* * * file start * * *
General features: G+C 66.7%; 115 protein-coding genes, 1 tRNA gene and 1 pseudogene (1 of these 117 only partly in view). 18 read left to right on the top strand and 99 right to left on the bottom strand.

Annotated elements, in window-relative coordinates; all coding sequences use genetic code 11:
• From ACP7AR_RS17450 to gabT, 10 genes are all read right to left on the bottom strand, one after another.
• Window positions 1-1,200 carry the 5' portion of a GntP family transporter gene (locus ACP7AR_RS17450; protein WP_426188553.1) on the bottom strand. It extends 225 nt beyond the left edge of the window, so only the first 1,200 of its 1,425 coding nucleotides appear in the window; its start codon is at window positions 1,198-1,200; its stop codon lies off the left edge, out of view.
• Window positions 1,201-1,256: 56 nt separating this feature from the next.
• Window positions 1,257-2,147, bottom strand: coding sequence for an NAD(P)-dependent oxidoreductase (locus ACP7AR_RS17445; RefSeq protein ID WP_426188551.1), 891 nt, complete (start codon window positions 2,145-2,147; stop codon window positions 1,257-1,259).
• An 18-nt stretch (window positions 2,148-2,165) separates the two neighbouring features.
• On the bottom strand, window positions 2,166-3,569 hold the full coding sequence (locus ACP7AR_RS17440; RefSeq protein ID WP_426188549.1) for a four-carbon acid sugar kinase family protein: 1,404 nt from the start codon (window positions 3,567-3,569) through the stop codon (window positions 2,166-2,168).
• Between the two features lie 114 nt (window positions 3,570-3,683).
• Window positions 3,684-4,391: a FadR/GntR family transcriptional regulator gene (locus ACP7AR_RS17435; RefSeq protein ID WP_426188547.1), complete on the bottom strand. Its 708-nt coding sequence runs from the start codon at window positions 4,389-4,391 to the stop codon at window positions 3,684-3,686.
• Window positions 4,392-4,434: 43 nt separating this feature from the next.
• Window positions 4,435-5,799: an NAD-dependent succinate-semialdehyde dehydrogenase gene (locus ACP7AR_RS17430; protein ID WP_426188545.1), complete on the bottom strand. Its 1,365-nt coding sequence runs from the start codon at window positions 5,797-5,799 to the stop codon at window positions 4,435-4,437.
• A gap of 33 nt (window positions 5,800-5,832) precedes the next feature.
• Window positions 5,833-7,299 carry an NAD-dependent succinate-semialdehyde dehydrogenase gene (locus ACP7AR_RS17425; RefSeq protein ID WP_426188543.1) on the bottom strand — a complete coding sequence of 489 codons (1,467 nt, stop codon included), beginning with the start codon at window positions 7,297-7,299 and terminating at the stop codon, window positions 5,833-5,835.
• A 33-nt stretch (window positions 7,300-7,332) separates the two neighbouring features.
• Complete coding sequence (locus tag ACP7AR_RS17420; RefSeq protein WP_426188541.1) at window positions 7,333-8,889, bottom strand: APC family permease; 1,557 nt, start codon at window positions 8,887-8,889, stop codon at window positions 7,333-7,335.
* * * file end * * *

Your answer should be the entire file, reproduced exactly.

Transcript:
General features: G+C 66.7%; 115 protein-coding genes, 1 tRNA gene and 1 pseudogene (1 of these 117 only partly in view). 18 read left to right on the top strand and 99 right to left on the bottom strand.

Annotated elements, in window-relative coordinates; all coding sequences use genetic code 11:
• From ACP7AR_RS17450 to gabT, 10 genes are all read right to left on the bottom strand, one after another.
• Window positions 1-1,200 carry the 5' portion of a GntP family transporter gene (locus ACP7AR_RS17450; protein WP_426188553.1) on the bottom strand. It extends 225 nt beyond the left edge of the window, so only the first 1,200 of its 1,425 coding nucleotides appear in the window; its start codon is at window positions 1,198-1,200; its stop codon lies off the left edge, out of view.
• Window positions 1,201-1,256: 56 nt separating this feature from the next.
• Window positions 1,257-2,147, bottom strand: coding sequence for an NAD(P)-dependent oxidoreductase (locus ACP7AR_RS17445; RefSeq protein ID WP_426188551.1), 891 nt, complete (start codon window positions 2,145-2,147; stop codon window positions 1,257-1,259).
• An 18-nt stretch (window positions 2,148-2,165) separates the two neighbouring features.
• On the bottom strand, window positions 2,166-3,569 hold the full coding sequence (locus ACP7AR_RS17440; RefSeq protein ID WP_426188549.1) for a four-carbon acid sugar kinase family protein: 1,404 nt from the start codon (window positions 3,567-3,569) through the stop codon (window positions 2,166-2,168).
• Between the two features lie 114 nt (window positions 3,570-3,683).
• Window positions 3,684-4,391: a FadR/GntR family transcriptional regulator gene (locus ACP7AR_RS17435; RefSeq protein ID WP_426188547.1), complete on the bottom strand. Its 708-nt coding sequence runs from the start codon at window positions 4,389-4,391 to the stop codon at window positions 3,684-3,686.
• Window positions 4,392-4,434: 43 nt separating this feature from the next.
• Window positions 4,435-5,799: an NAD-dependent succinate-semialdehyde dehydrogenase gene (locus ACP7AR_RS17430; protein ID WP_426188545.1), complete on the bottom strand. Its 1,365-nt coding sequence runs from the start codon at window positions 5,797-5,799 to the stop codon at window positions 4,435-4,437.
• A gap of 33 nt (window positions 5,800-5,832) precedes the next feature.
• Window positions 5,833-7,299 carry an NAD-dependent succinate-semialdehyde dehydrogenase gene (locus ACP7AR_RS17425; RefSeq protein ID WP_426188543.1) on the bottom strand — a complete coding sequence of 489 codons (1,467 nt, stop codon included), beginning with the start codon at window positions 7,297-7,299 and terminating at the stop codon, window positions 5,833-5,835.
• A 33-nt stretch (window positions 7,300-7,332) separates the two neighbouring features.
• Complete coding sequence (locus tag ACP7AR_RS17420; RefSeq protein WP_426188541.1) at window positions 7,333-8,889, bottom strand: APC family permease; 1,557 nt, start codon at window positions 8,887-8,889, stop codon at window positions 7,333-7,335.